While Midnight Coward doesn’t live up to the same wonderful boy-girl back and forth that Your Ex-Lover is Dead did, the Smiths-esque tune “Take me to the Riot” and Torq’s falsetto in “The Ghost of Genova Heights” are great tracks that wouldn’t be misplaced on an 80s mix. Where Set Yourself On Fire showcased the use of strings in One More Night, this time the piano takes the starring role in tracks Barricade and In Our Bedroom After the War. Once again, it’s Amy’s incredible vocals that is the highlight of the album - all in all, a solid effort from the band. Thanks to the band for releasing the album early on iTunes for those of us who’ve been eagerly anticipating its release.

These Stars still Shine

Let me ask: how do you match the fragile brilliance of Set Yourself on Fire, Stars' last album? You don't. We've all said that it cannot be imitated, and Stars obviously knows it; 'In Our Bedroom After the War' is different, but still beautiful and still worth it for fans and new listeners alike. While SYOF was striking and haunting and emotional, 'In Our Bedroom' is more subtle, sweeter, almost calmer--a post-struggle cuddle; the pillow talk following an exciting night. Torq and Amy are as beautiful as ever--especially on 'Personal', a haunting revisit of the back-and-forth conversations that made 'Set Yourself on Fire' unique--and their voices are still as dark and seductive and gorgeous as ever. Stars continues to be one of the best things about being a Canadian, and they have created an album that leaves me breathless. 'In Our Bedroom After the War' may not match 'Set Yourself on Fire', but to be honest, it doesn't have to. You need look no further than the album art to understand the music within; muted but with the occasional splash of colour; peaceful with the fading echoes of past turmoils; not quite resolved but not quite dissonant, just peacefully in between. Beautiful.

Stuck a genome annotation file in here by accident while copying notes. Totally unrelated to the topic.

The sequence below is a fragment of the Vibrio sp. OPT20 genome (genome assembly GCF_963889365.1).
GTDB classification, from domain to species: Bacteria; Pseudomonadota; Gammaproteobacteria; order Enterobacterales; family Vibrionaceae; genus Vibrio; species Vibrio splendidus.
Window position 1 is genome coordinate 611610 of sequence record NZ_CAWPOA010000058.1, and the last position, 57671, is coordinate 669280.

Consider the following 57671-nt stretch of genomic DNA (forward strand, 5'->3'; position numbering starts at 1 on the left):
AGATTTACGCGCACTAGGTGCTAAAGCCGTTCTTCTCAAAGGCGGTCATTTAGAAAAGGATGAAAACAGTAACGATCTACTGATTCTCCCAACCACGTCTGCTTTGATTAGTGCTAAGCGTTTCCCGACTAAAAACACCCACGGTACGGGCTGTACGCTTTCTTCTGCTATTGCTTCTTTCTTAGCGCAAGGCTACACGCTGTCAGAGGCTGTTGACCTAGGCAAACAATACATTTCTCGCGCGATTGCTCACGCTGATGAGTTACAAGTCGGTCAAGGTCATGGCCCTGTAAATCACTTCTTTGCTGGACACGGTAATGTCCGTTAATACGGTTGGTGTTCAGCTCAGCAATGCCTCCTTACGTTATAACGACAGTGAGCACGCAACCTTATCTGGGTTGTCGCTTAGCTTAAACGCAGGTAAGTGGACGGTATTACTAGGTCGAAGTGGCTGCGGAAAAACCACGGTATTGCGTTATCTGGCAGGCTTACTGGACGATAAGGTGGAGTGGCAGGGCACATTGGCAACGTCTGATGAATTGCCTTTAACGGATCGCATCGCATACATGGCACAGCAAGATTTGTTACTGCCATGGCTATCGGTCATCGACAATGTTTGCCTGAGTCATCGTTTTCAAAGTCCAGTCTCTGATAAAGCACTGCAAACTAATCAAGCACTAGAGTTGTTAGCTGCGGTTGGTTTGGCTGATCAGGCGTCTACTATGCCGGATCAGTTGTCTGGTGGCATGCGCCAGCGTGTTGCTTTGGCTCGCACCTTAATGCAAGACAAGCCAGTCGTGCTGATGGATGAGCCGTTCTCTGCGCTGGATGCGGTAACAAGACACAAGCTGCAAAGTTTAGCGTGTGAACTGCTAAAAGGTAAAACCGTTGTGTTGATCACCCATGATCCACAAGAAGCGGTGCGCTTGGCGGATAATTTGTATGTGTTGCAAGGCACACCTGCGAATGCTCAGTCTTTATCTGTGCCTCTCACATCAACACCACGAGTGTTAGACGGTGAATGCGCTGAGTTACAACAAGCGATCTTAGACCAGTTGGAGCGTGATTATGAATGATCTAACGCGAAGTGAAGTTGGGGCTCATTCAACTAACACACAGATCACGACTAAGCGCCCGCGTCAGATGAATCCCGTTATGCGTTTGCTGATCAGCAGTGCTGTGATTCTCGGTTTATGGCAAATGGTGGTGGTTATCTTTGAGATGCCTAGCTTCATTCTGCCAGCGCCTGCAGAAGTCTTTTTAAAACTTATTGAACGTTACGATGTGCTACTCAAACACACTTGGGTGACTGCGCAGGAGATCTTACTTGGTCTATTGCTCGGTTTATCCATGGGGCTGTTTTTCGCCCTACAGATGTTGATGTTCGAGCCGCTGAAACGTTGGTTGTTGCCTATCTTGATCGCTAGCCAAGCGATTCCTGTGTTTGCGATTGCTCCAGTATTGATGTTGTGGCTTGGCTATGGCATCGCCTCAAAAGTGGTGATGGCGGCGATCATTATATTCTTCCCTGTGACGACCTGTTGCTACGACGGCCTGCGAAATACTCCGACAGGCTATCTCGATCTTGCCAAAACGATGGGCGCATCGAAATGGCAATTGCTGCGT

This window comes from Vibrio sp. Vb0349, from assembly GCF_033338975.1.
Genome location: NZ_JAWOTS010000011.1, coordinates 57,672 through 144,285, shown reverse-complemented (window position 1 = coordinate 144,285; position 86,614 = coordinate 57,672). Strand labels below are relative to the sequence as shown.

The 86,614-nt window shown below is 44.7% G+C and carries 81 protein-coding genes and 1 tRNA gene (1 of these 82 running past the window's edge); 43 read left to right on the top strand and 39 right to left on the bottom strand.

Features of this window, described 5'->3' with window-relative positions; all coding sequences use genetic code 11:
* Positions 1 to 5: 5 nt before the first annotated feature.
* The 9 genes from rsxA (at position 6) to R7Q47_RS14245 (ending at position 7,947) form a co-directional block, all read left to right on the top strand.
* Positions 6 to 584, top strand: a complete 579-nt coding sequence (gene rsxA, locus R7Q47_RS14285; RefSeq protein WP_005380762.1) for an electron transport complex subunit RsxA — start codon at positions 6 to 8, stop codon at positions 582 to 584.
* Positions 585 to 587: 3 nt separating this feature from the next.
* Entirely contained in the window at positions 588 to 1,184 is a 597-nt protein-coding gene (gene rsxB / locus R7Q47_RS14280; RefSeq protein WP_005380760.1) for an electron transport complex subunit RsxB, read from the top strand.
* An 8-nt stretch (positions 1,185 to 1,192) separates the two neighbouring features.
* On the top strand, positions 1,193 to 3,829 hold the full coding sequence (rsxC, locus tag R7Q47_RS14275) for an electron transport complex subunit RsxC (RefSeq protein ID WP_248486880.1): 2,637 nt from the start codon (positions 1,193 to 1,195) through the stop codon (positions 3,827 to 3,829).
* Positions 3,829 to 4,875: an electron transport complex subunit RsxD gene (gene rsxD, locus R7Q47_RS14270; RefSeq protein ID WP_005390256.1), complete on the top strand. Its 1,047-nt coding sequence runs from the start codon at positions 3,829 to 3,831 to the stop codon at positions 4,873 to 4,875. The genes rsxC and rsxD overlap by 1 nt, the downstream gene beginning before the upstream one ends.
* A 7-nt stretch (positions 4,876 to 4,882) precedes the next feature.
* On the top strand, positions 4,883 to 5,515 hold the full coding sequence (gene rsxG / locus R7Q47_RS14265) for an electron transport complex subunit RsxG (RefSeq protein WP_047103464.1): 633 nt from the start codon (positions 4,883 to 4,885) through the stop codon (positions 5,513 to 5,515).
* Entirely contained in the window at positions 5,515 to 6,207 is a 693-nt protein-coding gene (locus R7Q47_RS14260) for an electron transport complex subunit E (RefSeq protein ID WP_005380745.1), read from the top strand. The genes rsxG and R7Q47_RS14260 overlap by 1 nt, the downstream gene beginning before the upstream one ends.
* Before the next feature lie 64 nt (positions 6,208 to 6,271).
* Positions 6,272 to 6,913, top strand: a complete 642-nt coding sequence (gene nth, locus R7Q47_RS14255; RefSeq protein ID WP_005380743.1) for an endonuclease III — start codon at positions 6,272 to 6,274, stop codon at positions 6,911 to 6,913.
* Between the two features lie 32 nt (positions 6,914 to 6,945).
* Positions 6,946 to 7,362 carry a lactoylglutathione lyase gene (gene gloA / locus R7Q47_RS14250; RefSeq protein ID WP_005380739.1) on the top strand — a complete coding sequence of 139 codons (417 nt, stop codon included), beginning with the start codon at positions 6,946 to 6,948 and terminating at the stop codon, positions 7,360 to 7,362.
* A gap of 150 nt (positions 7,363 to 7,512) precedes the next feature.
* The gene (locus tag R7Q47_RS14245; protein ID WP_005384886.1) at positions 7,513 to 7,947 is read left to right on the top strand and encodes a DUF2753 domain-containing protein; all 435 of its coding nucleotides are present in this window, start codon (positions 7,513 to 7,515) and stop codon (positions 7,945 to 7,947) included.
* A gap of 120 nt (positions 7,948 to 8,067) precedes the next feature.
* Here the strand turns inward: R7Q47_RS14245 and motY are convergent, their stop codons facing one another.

Great Album, But No "Set Yourself on Fire"

Now, it would be a lie for me to say that this album was a not little bit of a letdown. Instead of the gorgeous orchestral music they perfected on their masterful "Set Yourself On Fire," Stars turn now to piano ballads and 80s synth-pop, with a couple of songs sounding so authentic, I could just imagine myself back in '83 sitting around in my diapers listening to top-40 radio. The amazing thing, though, is that the record is incredibly enjoyable - I guess if anyone can turn me on to Snyth-Pop, it would be Stars. Other than that, this album has a very optimistic, relaxing feel to it, as if, as the title suggests, us listeners are relaxing in a comfortable bedroom after emerging from an extended struggle, which makes it a great follow-up to "Set Yourself on Fire's" war-mongering tracks like "He Lied About Death" and "Soft Revolution."


Formed: 2001 in Toronto, Ontario, Canada

Genre: Alternative

Years Active: '00s, '10s

Sharing a fondness for sophisticated soul and pop artists like the Smiths, New Order, and Marvin Gaye, vocalist Torquil Campbell and keyboardist Chris Seligman formed Stars in Toronto. Along with friends Evan Cranley (also of Big Rude Jake) and Amy Millan (who contributed to the soundtrack for the film Drowning Mona), the band relocated to New York City before returning to Canada, this time settling in Montreal. Their debut full-length, Nightsongs, was released in early 2001 on Le Grand Magistery,...
Full bio
In Our Bedroom After the War, Stars
View In iTunes

Customer Ratings